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Within minutes of walking into the Anaheim Convention Center on Thursday, I found my path blocked by a teen filming a TikTok dance—the first of many I saw throughout the day.
TikTok’s fingerprints are all over VidCon, the 12-year-old annual convention centered around the booming creator economy and ever-growing realm of digital video content. That was evidenced by the teens wearing TikTok couture and the Culver City-based company’s new role as the event’s official sponsor. So many creators wore bright pink ensembles that one might have thought they’d stumbled onto the set of Greta Gerwig’s “Barbie” movie.
And yet, many of the TikTok creators who have actually made it to the big screen—or at least parlayed their success on handheld devices into bigger, more lucrative platforms—were notably absent. Sure, the two creators currently racing for the most TikTok followers—Charli D’Amelio and Khaby Lame—both had scheduled events at VidCon this week, as did Brittany Broski. But the likes of Addison Rae, Loren Gray and Bryce Hall are among the big viral names who have opted to skip the proceedings.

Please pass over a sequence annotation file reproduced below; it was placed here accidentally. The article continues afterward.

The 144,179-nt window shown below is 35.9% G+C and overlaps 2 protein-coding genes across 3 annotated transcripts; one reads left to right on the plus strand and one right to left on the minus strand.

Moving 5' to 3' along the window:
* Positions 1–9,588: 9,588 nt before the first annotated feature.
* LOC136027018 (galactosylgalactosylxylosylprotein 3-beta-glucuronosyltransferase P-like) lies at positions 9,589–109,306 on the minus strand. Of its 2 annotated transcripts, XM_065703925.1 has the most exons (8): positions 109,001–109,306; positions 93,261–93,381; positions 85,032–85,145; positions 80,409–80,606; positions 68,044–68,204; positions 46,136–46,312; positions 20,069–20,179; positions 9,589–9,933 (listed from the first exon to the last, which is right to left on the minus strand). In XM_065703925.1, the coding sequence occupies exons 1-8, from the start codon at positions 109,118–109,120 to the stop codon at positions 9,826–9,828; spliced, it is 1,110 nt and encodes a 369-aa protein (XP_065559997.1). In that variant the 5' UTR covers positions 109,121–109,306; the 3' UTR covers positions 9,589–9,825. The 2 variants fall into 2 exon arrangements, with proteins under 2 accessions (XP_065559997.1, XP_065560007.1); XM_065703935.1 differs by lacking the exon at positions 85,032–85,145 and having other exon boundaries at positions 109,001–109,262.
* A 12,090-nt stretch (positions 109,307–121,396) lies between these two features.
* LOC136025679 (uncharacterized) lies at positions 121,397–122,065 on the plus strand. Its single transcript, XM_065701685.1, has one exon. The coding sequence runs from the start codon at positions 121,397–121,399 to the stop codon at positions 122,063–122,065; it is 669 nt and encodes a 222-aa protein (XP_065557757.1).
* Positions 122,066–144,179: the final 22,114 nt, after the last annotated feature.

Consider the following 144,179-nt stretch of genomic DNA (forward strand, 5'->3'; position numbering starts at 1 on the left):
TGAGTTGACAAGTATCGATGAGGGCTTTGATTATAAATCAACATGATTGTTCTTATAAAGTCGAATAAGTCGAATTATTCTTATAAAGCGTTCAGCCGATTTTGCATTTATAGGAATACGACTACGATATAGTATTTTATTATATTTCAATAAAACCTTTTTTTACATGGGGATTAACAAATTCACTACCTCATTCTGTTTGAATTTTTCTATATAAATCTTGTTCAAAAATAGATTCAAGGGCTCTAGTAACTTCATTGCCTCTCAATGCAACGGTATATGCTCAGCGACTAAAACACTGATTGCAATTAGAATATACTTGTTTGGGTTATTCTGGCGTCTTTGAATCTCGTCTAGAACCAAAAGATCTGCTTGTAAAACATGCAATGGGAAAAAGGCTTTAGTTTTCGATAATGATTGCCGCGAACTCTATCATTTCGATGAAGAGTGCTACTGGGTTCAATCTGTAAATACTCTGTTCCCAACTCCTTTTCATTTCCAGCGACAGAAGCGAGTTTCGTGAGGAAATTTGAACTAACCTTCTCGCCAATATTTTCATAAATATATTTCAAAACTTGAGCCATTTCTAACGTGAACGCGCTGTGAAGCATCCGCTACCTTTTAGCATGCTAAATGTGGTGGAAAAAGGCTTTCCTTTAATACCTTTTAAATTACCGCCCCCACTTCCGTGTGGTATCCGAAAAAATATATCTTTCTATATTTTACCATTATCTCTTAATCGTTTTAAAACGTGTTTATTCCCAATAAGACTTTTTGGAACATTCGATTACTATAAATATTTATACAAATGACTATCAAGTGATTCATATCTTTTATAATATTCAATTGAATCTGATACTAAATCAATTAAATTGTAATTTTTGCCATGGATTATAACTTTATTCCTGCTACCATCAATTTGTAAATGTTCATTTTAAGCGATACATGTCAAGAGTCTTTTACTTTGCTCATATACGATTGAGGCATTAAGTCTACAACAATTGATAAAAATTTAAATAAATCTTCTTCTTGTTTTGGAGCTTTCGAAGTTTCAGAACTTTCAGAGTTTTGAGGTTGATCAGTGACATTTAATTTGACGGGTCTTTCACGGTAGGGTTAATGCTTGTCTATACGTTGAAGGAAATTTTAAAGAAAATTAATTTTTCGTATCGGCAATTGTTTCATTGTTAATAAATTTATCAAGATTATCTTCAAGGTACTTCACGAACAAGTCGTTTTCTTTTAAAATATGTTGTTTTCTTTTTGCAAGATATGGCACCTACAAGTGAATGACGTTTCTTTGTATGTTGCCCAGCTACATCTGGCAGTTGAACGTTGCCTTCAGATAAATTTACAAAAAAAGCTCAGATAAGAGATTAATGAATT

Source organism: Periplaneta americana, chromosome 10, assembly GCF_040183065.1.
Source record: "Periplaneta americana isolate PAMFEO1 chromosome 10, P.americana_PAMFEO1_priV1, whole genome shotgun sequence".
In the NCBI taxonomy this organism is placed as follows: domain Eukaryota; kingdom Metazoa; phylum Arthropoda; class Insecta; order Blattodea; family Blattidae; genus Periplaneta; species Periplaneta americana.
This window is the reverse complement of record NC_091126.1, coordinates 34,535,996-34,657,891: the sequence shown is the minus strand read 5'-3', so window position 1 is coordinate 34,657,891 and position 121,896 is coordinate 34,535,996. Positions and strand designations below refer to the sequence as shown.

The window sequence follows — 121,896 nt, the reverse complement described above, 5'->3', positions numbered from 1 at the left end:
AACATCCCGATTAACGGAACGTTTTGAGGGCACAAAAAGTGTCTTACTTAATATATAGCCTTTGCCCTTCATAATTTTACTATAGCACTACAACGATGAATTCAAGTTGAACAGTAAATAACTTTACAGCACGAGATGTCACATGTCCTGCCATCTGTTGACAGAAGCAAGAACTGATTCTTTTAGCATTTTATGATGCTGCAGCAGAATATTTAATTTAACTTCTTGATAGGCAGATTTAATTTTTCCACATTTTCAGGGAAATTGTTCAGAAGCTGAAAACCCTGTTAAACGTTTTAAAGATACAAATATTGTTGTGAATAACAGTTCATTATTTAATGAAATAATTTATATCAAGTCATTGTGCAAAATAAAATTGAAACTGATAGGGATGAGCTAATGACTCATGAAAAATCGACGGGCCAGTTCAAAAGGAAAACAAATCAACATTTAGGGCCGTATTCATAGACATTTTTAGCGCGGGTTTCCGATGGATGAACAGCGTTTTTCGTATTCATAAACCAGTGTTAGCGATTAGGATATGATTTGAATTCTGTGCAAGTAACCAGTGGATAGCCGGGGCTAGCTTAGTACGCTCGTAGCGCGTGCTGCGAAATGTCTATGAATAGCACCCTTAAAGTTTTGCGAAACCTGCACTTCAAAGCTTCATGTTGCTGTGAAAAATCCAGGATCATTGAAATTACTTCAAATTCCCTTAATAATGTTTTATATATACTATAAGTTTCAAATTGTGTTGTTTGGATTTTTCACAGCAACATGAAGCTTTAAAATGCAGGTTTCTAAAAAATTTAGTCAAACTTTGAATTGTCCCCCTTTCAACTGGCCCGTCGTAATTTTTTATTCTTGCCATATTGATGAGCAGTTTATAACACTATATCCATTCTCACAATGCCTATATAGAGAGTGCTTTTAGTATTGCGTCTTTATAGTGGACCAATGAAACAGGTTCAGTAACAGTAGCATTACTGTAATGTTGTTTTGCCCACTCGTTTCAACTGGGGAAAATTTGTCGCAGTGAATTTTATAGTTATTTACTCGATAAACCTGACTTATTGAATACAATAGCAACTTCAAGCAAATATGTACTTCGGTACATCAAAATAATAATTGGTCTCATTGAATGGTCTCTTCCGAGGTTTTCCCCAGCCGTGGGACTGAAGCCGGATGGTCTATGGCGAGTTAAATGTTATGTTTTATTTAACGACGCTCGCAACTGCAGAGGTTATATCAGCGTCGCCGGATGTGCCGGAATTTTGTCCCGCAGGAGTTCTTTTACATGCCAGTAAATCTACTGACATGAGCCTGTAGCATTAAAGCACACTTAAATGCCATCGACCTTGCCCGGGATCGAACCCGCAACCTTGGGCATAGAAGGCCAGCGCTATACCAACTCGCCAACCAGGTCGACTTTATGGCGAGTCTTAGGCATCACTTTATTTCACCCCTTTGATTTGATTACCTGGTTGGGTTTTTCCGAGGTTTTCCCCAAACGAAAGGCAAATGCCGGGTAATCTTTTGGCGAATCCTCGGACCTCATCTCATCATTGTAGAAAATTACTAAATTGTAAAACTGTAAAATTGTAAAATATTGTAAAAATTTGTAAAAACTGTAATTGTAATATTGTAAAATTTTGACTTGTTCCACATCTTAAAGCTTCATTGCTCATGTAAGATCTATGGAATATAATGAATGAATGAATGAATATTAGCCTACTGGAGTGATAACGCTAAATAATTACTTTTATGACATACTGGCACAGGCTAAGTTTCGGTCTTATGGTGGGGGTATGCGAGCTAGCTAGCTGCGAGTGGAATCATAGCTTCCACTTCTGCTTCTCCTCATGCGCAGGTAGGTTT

At a panel that explored TikTok’s impact on the entertainment industry at large, Bryan Thoensen, the company’s head of content partnerships, noted that more creators are seeking opportunities outside of the app—with Hollywood agencies and production studios alike looking to tap into this growing talent pool.
“These entities are constantly asking, ‘Who’s on the precipice? Who’s next?’” Thoensen said. “We work very closely with helping those creators to springboard into the next big thing for them.”
Thoensen cited Tabitha Brown, who signed with CAA in 2020 and released a book last year, as emblematic of the heights that TikTok creators can reach—and sure enough, Brown isn’t attending this year’s TikTok-branded VidCon. Neither are Emily Uribe or Juju Green, whom the Academy of Motion Picture Arts and Sciences’ vice president of digital marketing, Meryl Johnson, credited on Thursday for the success of TikTok’s Oscars red carpet livestream this year. In fact, only a few of the TikTok stars name-dropped throughout the panel, such as Reece Feldman, had planned VidCon appearances.
With major entertainment industry stakeholders like the Academy now elevating TikTokers to larger platforms—and TikTok itself helping to forge such connections, according to Thoensen—it’s no surprise that many of the app’s top creators are now looking beyond TikTok, especially given its relatively limited monetization opportunities. So while investors are eyeing the creator economy closer than ever, it appears many TikTokers are now looking beyond the world of VidCon for their “next big thing.” — Kristin Snyder
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